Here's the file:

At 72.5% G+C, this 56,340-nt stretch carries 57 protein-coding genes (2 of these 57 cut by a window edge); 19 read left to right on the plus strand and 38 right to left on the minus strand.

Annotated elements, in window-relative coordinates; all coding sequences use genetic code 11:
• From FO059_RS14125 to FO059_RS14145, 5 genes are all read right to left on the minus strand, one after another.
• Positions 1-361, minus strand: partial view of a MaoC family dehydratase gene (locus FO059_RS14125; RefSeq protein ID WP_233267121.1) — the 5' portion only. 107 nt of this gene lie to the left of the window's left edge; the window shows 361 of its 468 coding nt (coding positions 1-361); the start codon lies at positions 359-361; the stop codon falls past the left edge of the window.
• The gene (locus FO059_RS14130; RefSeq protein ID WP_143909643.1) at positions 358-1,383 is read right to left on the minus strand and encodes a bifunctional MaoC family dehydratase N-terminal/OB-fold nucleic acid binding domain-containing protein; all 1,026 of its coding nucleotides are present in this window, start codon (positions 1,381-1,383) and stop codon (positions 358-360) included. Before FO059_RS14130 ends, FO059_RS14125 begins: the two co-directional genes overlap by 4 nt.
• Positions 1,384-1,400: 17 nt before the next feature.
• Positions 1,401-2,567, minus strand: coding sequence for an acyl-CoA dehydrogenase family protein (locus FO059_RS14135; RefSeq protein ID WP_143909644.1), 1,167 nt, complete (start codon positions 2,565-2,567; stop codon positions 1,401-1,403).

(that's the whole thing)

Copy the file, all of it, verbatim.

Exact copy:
At 72.5% G+C, this 56,340-nt stretch carries 57 protein-coding genes (2 of these 57 cut by a window edge); 19 read left to right on the plus strand and 38 right to left on the minus strand.

Annotated elements, in window-relative coordinates; all coding sequences use genetic code 11:
• From FO059_RS14125 to FO059_RS14145, 5 genes are all read right to left on the minus strand, one after another.
• Positions 1-361, minus strand: partial view of a MaoC family dehydratase gene (locus FO059_RS14125; RefSeq protein ID WP_233267121.1) — the 5' portion only. 107 nt of this gene lie to the left of the window's left edge; the window shows 361 of its 468 coding nt (coding positions 1-361); the start codon lies at positions 359-361; the stop codon falls past the left edge of the window.
• The gene (locus FO059_RS14130; RefSeq protein ID WP_143909643.1) at positions 358-1,383 is read right to left on the minus strand and encodes a bifunctional MaoC family dehydratase N-terminal/OB-fold nucleic acid binding domain-containing protein; all 1,026 of its coding nucleotides are present in this window, start codon (positions 1,381-1,383) and stop codon (positions 358-360) included. Before FO059_RS14130 ends, FO059_RS14125 begins: the two co-directional genes overlap by 4 nt.
• Positions 1,384-1,400: 17 nt before the next feature.
• Positions 1,401-2,567, minus strand: coding sequence for an acyl-CoA dehydrogenase family protein (locus FO059_RS14135; RefSeq protein ID WP_143909644.1), 1,167 nt, complete (start codon positions 2,565-2,567; stop codon positions 1,401-1,403).